I have read The Lord of the Rings probably a dozen times. I’ve read the appendix, I’ve read The Silmarillion and The Children of Hurin. I’m not unfamiliar with Middle Earth. Just look at (the second copy of) my book! It’s been read!
Right now, we’re listening to The Fellowship of the Rings as a family. Despite the fact that I’ve read it a dozen times, and that he’s one of my favorite characters, I just realized something about Tom Bombadil. Tom, famously, is a man(?) of song and rhyme, but I only now discovered just how much a song-master he is– that everything he says has a rhythm and rhyme, not just those things Tolkien wrote in verse. Every sentence sings:
“This is Goldberry’s washing day” he said, “and her autumn-cleaning. Too wet for hobbit-folk–let them rest while they are able! It’s a good day for long tales, for questions and for answers, so Tom will start the talking.”
“Hey there!” cried Tom, glancing toward him with a most seeing look in his shining eyes. “Hey! Come Frodo, there! Where be you a-going? Old Tom Bombadil’s not as blind as that yet. Take off your golden ring! Your hand’s more fair without it. Come back! Leave your game and sit down beside me! We must talk a while more, and think about the morning. Tom must teach the right road, and keep your feet wandering.”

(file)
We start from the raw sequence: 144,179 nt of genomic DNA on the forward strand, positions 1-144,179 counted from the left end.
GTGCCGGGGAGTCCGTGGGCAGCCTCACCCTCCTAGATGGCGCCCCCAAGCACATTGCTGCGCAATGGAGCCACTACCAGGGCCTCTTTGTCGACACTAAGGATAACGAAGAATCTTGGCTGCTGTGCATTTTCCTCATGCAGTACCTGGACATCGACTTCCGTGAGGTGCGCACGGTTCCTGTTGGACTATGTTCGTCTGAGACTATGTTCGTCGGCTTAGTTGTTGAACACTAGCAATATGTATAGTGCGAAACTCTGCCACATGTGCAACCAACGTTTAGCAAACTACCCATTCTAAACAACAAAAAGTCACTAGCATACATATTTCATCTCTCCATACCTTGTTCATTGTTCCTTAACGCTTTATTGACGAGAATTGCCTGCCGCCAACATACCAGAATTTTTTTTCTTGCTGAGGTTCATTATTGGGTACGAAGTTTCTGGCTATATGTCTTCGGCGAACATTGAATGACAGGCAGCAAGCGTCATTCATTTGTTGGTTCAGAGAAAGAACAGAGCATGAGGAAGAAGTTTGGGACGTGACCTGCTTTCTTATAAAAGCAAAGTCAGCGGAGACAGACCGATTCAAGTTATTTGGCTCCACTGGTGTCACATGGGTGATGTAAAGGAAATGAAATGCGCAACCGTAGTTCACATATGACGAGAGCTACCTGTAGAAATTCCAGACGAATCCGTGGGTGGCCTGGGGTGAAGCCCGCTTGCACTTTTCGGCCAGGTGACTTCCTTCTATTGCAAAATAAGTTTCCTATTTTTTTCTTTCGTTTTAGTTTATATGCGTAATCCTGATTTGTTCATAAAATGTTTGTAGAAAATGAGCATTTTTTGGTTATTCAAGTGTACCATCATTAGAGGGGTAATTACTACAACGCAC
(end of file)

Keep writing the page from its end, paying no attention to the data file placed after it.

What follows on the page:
Perhaps it’s obvious to you, and you think I’m a bit slow on the up-take. But if you don’t see it, try reading the two passages out loud. Do you hear the song in his words? Just hearing his voice gave a new richness and depth to an already beloved character.
This is something I’ve long known when it comes to proof-reading. I tell my girls (and sometimes they listen!), “Read your work aloud, because your eyes will miss things that your ears will catch.” Sometimes hearing our words will also help us realize we didn’t communicate something clearly. (And no, I don’t always take my own advice when it comes to blogging. Do as I say, etc.) Hearing, in other words, gives us another perspective. Hearing reveals a familiar story in new ways. This doesn’t mean I’m going to switch to only audiobooks, but I certainly might revisit some old favorites by reading aloud or audiobook. Who knows what I’ll discover next?
Have you ever had a revelation where you experienced something familiar in a new light?